With the introduction of mega ships within the shipping industry and a financial downturn within the global shipping industry, many major shipping carriers are finding it simpler and a more cost-effective route to merge and consolidate their shipping businesses or by joining shipping alliances. As a result of the Hanjin bankruptcy, shipping lines are searching for ways to prevent the similar outcome for their companies and prevent further reduction in market freight rates. In this article we examine the impact of shipping consolidation and alliances on the shipping industry.
The three major global shipping alliances, 2M Alliance, Ocean Alliance and THE Alliance, are expected to control the vast majority of the global shipping market – 37%, 33% and 21% respectively. By joining shipping alliance, a business reduces the overhead costs of shipping by sharing ships, networks and ports of call. While these global shippers consolidate, the main goal is to ship as much as much as possible using the minimum amount of vessels for transport. However, these alliances and consolidations do have major downsides that could negatively affect global supply chains.
As shippers seek to implement cost-reduction methods, it does not necessarily means savings in terms of importing and exporting in which there might not be savings for other parties that use these shipment services. As inventory space increases with the use of mega-ships, it requires the supply chain to add more inventory within each shipment. The timeframe for delivery also becomes crucial Greg Knowler writes:
“These extra costs included the need for shippers to hold additional stock and manage extra inventory. The ability to obtain reliable just-in-time deliveries would enable shippers to respond to changes in customer demand more rapidly and enable them to hold lower stocks, which improves supply chain efficiency and reduces costs.”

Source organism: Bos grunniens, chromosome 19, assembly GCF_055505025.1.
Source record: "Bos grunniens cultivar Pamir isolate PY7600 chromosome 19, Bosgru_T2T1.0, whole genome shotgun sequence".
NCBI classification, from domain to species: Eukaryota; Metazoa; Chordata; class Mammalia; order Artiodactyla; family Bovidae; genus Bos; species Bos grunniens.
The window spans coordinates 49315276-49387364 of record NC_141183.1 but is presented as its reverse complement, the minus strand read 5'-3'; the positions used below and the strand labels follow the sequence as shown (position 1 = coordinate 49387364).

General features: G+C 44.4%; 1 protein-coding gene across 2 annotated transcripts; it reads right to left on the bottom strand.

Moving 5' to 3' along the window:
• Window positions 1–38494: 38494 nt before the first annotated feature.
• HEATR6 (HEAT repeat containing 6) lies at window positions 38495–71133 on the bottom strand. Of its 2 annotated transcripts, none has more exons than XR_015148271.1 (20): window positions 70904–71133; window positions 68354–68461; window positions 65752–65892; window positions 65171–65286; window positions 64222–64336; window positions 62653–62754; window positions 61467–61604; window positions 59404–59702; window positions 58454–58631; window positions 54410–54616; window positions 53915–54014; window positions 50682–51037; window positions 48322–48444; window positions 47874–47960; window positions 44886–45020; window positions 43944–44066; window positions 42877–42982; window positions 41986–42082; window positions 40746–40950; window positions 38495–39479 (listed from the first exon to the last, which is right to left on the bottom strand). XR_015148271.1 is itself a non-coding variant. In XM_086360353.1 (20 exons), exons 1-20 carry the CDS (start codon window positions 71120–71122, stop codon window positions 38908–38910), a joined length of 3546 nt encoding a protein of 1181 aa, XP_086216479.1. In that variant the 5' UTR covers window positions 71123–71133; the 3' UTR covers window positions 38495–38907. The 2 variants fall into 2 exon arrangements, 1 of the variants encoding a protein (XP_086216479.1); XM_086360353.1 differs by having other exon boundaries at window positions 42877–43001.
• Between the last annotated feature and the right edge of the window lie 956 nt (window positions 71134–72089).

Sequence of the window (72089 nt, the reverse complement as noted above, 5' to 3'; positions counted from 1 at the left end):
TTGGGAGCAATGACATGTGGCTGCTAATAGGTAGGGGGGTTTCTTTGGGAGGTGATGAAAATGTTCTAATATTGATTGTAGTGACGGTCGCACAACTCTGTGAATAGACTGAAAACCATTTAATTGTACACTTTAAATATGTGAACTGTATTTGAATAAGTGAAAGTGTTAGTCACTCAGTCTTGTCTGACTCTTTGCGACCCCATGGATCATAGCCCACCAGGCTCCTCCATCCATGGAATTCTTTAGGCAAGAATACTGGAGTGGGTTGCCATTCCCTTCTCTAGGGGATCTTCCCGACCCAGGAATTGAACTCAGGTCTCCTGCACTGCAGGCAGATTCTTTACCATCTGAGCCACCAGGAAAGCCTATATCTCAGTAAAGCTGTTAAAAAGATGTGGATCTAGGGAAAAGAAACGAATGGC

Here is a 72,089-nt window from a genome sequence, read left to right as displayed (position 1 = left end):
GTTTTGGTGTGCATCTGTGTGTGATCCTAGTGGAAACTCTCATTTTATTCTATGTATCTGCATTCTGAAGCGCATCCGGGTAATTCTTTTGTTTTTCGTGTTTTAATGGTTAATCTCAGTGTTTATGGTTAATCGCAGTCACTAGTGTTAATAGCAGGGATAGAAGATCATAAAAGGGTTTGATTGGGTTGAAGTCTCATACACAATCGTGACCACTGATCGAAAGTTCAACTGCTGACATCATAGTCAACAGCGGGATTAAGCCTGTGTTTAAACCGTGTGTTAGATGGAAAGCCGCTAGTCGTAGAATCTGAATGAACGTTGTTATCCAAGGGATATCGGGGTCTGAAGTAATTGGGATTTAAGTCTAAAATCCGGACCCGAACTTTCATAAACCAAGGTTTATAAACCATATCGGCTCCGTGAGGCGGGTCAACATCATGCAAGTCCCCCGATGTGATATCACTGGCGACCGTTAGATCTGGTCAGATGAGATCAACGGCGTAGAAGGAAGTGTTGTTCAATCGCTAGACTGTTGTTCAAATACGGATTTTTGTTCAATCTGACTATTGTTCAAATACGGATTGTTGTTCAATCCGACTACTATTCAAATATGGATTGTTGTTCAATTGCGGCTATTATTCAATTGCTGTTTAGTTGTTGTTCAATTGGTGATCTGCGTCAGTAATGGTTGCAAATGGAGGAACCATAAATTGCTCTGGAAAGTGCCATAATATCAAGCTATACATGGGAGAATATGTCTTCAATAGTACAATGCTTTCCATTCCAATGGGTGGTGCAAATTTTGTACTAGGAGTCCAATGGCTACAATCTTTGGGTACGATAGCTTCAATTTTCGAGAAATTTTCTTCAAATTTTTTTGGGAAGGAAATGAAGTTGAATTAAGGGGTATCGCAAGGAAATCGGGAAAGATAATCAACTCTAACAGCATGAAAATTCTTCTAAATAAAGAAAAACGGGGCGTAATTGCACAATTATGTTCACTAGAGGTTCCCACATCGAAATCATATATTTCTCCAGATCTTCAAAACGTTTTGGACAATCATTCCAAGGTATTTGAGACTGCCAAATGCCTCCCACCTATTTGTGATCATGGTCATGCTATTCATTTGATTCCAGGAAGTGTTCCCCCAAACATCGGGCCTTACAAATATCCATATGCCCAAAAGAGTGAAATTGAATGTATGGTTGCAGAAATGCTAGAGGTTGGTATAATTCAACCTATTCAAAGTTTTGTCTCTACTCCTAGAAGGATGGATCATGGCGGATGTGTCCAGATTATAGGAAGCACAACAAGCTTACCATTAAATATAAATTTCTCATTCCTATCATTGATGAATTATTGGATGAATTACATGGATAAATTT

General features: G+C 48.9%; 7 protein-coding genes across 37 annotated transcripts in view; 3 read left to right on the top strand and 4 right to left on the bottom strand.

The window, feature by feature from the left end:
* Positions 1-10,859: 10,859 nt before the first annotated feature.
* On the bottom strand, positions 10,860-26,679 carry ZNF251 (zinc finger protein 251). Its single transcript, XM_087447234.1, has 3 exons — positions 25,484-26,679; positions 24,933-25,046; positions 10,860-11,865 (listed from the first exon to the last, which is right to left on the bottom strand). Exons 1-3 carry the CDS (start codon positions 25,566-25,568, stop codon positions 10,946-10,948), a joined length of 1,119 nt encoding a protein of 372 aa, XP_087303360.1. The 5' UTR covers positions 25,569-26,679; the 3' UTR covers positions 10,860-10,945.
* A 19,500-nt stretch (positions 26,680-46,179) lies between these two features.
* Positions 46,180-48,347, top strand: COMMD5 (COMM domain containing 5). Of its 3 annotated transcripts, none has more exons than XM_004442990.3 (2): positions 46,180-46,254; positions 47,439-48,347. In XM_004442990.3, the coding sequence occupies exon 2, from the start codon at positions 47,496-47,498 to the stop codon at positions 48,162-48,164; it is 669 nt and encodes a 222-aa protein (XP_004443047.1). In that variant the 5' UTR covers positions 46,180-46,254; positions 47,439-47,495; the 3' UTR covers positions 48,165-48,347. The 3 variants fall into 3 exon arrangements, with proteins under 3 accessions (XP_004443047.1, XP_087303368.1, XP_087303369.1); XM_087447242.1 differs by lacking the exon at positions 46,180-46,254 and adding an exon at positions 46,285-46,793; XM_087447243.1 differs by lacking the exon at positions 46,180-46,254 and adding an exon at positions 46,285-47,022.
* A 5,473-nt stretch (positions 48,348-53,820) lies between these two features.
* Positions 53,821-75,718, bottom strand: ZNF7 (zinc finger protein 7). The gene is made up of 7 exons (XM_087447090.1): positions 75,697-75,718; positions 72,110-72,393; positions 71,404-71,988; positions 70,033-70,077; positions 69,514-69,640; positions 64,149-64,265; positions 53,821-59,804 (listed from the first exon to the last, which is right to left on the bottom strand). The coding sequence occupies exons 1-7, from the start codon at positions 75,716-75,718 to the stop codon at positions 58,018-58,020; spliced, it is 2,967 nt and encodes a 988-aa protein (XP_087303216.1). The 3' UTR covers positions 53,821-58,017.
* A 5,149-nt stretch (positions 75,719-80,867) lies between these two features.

Another impact of consolidation is the port requirements for the mega-ships becomes greater, putting small ports at risk of losing the business from shipping alliances if port and terminal upgrades are not put in place. As a result, many ports are courting shipping alliances to become major hubs in order to remain competitive within the global supply chain network while liners seek to ship at maximum capacities using the minimum amount of vessels.
It is unknown whether shipping consolidations and alliances will reverse the downtrend
There is no certainty that shipping consolidations and alliances will reverse the downtrend or help increase freight contract rates. The major changes occurring within the shipping market may require “several new approaches between shippers and their customer base” in order to make the transition beneficial to all parties.
In the meantime, several shippers remain hopeful for the future of the industry. Shipping operator Korea Line recently won the rights to purchase assets of the now bankrupt Hanjin, and will operate a weekly route from Asia to the US’ west coast ports with their newly purchased ships. Hyundai Merchant Marine, a South Korean mid-size shipping operator, continues its efforts to become part of the 2M Alliance which will be crucial for the company’s future.